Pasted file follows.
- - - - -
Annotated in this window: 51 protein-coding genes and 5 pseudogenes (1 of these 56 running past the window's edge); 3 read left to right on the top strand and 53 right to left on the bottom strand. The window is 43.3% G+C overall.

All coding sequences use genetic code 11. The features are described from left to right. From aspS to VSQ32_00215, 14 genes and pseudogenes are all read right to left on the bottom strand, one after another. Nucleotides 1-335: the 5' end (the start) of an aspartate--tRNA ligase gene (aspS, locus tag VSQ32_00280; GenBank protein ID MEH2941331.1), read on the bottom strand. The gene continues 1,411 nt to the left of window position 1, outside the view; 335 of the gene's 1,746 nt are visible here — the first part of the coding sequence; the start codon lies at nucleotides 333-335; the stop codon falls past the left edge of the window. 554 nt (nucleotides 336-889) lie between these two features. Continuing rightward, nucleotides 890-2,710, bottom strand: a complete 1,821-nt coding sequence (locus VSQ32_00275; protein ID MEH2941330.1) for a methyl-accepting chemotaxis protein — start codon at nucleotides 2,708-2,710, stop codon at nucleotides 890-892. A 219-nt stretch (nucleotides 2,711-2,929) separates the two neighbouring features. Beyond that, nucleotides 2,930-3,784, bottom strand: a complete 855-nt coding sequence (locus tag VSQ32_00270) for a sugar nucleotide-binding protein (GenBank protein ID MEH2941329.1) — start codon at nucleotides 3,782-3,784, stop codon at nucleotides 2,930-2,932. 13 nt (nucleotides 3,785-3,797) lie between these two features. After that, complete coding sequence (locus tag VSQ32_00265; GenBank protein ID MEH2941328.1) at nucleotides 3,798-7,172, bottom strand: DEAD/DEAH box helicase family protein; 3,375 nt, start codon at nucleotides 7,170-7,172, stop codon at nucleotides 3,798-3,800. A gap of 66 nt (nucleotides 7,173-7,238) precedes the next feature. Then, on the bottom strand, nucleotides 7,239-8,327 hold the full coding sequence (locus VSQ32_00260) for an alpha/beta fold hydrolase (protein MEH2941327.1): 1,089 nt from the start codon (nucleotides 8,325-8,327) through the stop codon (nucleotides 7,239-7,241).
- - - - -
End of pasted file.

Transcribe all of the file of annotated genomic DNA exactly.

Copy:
Annotated in this window: 51 protein-coding genes and 5 pseudogenes (1 of these 56 running past the window's edge); 3 read left to right on the top strand and 53 right to left on the bottom strand. The window is 43.3% G+C overall.

All coding sequences use genetic code 11. The features are described from left to right. From aspS to VSQ32_00215, 14 genes and pseudogenes are all read right to left on the bottom strand, one after another. Nucleotides 1-335: the 5' end (the start) of an aspartate--tRNA ligase gene (aspS, locus tag VSQ32_00280; GenBank protein ID MEH2941331.1), read on the bottom strand. The gene continues 1,411 nt to the left of window position 1, outside the view; 335 of the gene's 1,746 nt are visible here — the first part of the coding sequence; the start codon lies at nucleotides 333-335; the stop codon falls past the left edge of the window. 554 nt (nucleotides 336-889) lie between these two features. Continuing rightward, nucleotides 890-2,710, bottom strand: a complete 1,821-nt coding sequence (locus VSQ32_00275; protein ID MEH2941330.1) for a methyl-accepting chemotaxis protein — start codon at nucleotides 2,708-2,710, stop codon at nucleotides 890-892. A 219-nt stretch (nucleotides 2,711-2,929) separates the two neighbouring features. Beyond that, nucleotides 2,930-3,784, bottom strand: a complete 855-nt coding sequence (locus tag VSQ32_00270) for a sugar nucleotide-binding protein (GenBank protein ID MEH2941329.1) — start codon at nucleotides 3,782-3,784, stop codon at nucleotides 2,930-2,932. 13 nt (nucleotides 3,785-3,797) lie between these two features. After that, complete coding sequence (locus tag VSQ32_00265; GenBank protein ID MEH2941328.1) at nucleotides 3,798-7,172, bottom strand: DEAD/DEAH box helicase family protein; 3,375 nt, start codon at nucleotides 7,170-7,172, stop codon at nucleotides 3,798-3,800. A gap of 66 nt (nucleotides 7,173-7,238) precedes the next feature. Then, on the bottom strand, nucleotides 7,239-8,327 hold the full coding sequence (locus VSQ32_00260) for an alpha/beta fold hydrolase (protein MEH2941327.1): 1,089 nt from the start codon (nucleotides 8,325-8,327) through the stop codon (nucleotides 7,239-7,241).